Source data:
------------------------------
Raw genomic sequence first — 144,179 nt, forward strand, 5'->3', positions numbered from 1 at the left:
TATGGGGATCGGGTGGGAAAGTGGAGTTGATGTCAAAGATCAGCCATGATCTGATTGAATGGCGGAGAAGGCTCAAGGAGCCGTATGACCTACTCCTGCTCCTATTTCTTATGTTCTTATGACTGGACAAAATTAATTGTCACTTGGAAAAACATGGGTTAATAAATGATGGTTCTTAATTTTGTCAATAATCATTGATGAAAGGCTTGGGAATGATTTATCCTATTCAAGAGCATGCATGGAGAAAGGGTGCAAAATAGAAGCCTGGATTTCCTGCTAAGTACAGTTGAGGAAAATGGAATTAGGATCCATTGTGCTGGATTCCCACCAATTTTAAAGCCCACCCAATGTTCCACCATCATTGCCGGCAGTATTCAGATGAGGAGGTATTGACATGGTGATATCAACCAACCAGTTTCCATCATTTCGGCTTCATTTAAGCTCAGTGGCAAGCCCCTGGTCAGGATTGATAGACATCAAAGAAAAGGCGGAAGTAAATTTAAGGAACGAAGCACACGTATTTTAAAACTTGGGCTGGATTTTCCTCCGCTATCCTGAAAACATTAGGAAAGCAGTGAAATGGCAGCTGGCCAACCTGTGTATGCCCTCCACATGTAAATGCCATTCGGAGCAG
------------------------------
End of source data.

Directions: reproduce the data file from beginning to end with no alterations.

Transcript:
Raw genomic sequence first — 144,179 nt, forward strand, 5'->3', positions numbered from 1 at the left:
TATGGGGATCGGGTGGGAAAGTGGAGTTGATGTCAAAGATCAGCCATGATCTGATTGAATGGCGGAGAAGGCTCAAGGAGCCGTATGACCTACTCCTGCTCCTATTTCTTATGTTCTTATGACTGGACAAAATTAATTGTCACTTGGAAAAACATGGGTTAATAAATGATGGTTCTTAATTTTGTCAATAATCATTGATGAAAGGCTTGGGAATGATTTATCCTATTCAAGAGCATGCATGGAGAAAGGGTGCAAAATAGAAGCCTGGATTTCCTGCTAAGTACAGTTGAGGAAAATGGAATTAGGATCCATTGTGCTGGATTCCCACCAATTTTAAAGCCCACCCAATGTTCCACCATCATTGCCGGCAGTATTCAGATGAGGAGGTATTGACATGGTGATATCAACCAACCAGTTTCCATCATTTCGGCTTCATTTAAGCTCAGTGGCAAGCCCCTGGTCAGGATTGATAGACATCAAAGAAAAGGCGGAAGTAAATTTAAGGAACGAAGCACACGTATTTTAAAACTTGGGCTGGATTTTCCTCCGCTATCCTGAAAACATTAGGAAAGCAGTGAAATGGCAGCTGGCCAACCTGTGTATGCCCTCCACATGTAAATGCCATTCGGAGCAG